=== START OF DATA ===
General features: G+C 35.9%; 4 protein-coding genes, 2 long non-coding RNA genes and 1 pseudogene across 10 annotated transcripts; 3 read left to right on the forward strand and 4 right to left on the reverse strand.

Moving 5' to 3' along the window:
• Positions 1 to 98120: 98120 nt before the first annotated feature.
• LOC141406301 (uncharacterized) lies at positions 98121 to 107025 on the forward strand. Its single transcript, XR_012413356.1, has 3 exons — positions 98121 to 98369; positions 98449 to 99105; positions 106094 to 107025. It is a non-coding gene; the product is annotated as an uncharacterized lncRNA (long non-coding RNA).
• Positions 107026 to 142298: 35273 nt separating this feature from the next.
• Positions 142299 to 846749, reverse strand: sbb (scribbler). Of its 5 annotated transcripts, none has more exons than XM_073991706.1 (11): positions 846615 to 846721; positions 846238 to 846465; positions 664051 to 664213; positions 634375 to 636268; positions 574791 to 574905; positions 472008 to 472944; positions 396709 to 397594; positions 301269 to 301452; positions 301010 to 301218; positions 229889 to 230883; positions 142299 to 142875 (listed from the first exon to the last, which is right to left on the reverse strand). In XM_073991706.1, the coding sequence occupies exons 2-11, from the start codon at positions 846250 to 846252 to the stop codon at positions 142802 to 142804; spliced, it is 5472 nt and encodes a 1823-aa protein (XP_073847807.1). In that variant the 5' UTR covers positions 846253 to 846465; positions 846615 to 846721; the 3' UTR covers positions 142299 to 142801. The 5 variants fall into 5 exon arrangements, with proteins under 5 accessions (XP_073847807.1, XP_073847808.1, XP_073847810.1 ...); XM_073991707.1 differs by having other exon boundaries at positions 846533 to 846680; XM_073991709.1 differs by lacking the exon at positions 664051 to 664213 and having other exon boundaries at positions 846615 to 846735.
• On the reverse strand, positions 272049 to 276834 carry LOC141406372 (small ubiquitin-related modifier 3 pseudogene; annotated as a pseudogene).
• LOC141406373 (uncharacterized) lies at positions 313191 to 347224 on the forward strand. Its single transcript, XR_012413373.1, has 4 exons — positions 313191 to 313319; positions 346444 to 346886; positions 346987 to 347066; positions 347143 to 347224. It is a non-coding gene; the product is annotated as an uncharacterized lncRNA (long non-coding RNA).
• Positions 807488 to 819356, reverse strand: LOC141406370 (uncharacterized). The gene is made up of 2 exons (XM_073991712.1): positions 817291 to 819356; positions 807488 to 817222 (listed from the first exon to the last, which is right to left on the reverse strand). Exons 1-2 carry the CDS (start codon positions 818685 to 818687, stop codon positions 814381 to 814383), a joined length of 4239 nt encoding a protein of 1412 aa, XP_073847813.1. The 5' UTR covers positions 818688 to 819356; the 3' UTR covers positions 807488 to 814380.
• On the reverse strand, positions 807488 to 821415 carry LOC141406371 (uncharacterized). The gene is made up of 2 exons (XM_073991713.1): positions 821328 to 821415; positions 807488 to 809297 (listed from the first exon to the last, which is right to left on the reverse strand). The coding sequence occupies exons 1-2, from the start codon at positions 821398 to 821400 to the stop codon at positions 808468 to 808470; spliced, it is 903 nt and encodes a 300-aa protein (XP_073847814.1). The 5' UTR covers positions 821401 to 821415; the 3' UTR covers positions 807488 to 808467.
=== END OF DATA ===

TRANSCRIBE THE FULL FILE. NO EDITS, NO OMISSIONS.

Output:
General features: G+C 35.9%; 4 protein-coding genes, 2 long non-coding RNA genes and 1 pseudogene across 10 annotated transcripts; 3 read left to right on the forward strand and 4 right to left on the reverse strand.

Moving 5' to 3' along the window:
• Positions 1 to 98120: 98120 nt before the first annotated feature.
• LOC141406301 (uncharacterized) lies at positions 98121 to 107025 on the forward strand. Its single transcript, XR_012413356.1, has 3 exons — positions 98121 to 98369; positions 98449 to 99105; positions 106094 to 107025. It is a non-coding gene; the product is annotated as an uncharacterized lncRNA (long non-coding RNA).
• Positions 107026 to 142298: 35273 nt separating this feature from the next.
• Positions 142299 to 846749, reverse strand: sbb (scribbler). Of its 5 annotated transcripts, none has more exons than XM_073991706.1 (11): positions 846615 to 846721; positions 846238 to 846465; positions 664051 to 664213; positions 634375 to 636268; positions 574791 to 574905; positions 472008 to 472944; positions 396709 to 397594; positions 301269 to 301452; positions 301010 to 301218; positions 229889 to 230883; positions 142299 to 142875 (listed from the first exon to the last, which is right to left on the reverse strand). In XM_073991706.1, the coding sequence occupies exons 2-11, from the start codon at positions 846250 to 846252 to the stop codon at positions 142802 to 142804; spliced, it is 5472 nt and encodes a 1823-aa protein (XP_073847807.1). In that variant the 5' UTR covers positions 846253 to 846465; positions 846615 to 846721; the 3' UTR covers positions 142299 to 142801. The 5 variants fall into 5 exon arrangements, with proteins under 5 accessions (XP_073847807.1, XP_073847808.1, XP_073847810.1 ...); XM_073991707.1 differs by having other exon boundaries at positions 846533 to 846680; XM_073991709.1 differs by lacking the exon at positions 664051 to 664213 and having other exon boundaries at positions 846615 to 846735.
• On the reverse strand, positions 272049 to 276834 carry LOC141406372 (small ubiquitin-related modifier 3 pseudogene; annotated as a pseudogene).
• LOC141406373 (uncharacterized) lies at positions 313191 to 347224 on the forward strand. Its single transcript, XR_012413373.1, has 4 exons — positions 313191 to 313319; positions 346444 to 346886; positions 346987 to 347066; positions 347143 to 347224. It is a non-coding gene; the product is annotated as an uncharacterized lncRNA (long non-coding RNA).
• Positions 807488 to 819356, reverse strand: LOC141406370 (uncharacterized). The gene is made up of 2 exons (XM_073991712.1): positions 817291 to 819356; positions 807488 to 817222 (listed from the first exon to the last, which is right to left on the reverse strand). Exons 1-2 carry the CDS (start codon positions 818685 to 818687, stop codon positions 814381 to 814383), a joined length of 4239 nt encoding a protein of 1412 aa, XP_073847813.1. The 5' UTR covers positions 818688 to 819356; the 3' UTR covers positions 807488 to 814380.
• On the reverse strand, positions 807488 to 821415 carry LOC141406371 (uncharacterized). The gene is made up of 2 exons (XM_073991713.1): positions 821328 to 821415; positions 807488 to 809297 (listed from the first exon to the last, which is right to left on the reverse strand). The coding sequence occupies exons 1-2, from the start codon at positions 821398 to 821400 to the stop codon at positions 808468 to 808470; spliced, it is 903 nt and encodes a 300-aa protein (XP_073847814.1). The 5' UTR covers positions 821401 to 821415; the 3' UTR covers positions 807488 to 808467.